Furnaces and fireplaces have been used so far this season on a limited basis. But, as the cold weather approaches, furnaces and fireplaces will be called upon to provide heat on a daily basis.
The use of winter heating devices also increases the risks of fire and carbon-monoxide poisoning. The U.S. Fire Administration reported more than 54,000 home heating fires occur each year across the country. Home heating fires is the second leading cause of all residential building fires, following cooking.
The number of home heating fires has decreased from 200,000 in 1983 down to about 54,000 mainly due to safer heating equipment and public awareness of the dangers associated with heating a home.
Home heating fires are often caused by human error, particularly through the misuse of portable heaters, wood stoves and fireplaces.
It is important this time of year to make sure home heating systems have been inspected by a qualified professional. Furnaces, fireplaces, wood stoves and chimneys should be inspected and cleaned prior to the start of every heating season. Carbon monoxide is a colorless, odorless deadly gas produced by fuel-burning equipment, such as furnaces, wood stoves, fireplaces and kerosene heaters. Residents with at least one of these should install a carbon monoxide detector near sleeping areas.
Other sources of heat, such as portable electric and kerosene heaters and wood-burning stoves must be used according to the manufacturer's instructions.
Space heaters can provide additional warmth in a room but such heaters can be extremely dangerous. Never leave a space heater plugged in when not in use. Check electrical cords on a regular basis and discontinue use if the cord is damaged. Never use an extension cord with a space heater since the electrical draw could melt the cord and pose a fire danger.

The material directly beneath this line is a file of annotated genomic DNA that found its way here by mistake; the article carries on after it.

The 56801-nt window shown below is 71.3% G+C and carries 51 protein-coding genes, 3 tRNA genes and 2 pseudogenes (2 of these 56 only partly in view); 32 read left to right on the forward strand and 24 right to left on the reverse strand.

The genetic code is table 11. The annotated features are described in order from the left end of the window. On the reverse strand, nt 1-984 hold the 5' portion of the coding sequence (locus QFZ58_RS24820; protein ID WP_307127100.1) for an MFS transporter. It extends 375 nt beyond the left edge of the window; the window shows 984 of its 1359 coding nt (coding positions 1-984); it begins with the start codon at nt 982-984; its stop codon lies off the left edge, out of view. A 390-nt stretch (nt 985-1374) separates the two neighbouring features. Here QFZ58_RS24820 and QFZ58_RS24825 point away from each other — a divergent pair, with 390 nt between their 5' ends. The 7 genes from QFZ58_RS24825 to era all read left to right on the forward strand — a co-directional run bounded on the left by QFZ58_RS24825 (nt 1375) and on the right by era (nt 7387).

The most important rule about space heaters is space. Fire safety officials recommend space heaters be placed at least 3 feet from anything else that can burn. Space heater-caused fires occur when a heating unit is left unattended during the night or with a child or family pet is present. Fireplaces can provide aesthetic charm to a home and additional heating but also can provide danger. Make sure to use a screen to prevent the escape of sparks, which can ignite nearby objects. Burn only dry, seasoned wood and properly dispose of cooled ashes. Never leave a fireplace unattended, especially at night.
The safest items to have in a home any time of the year are working smoke detectors.
Also, plan and practice fire escape routes with the entire family.
Winter is about to set in and we all need to be prepared so we can stay warm and safe this season.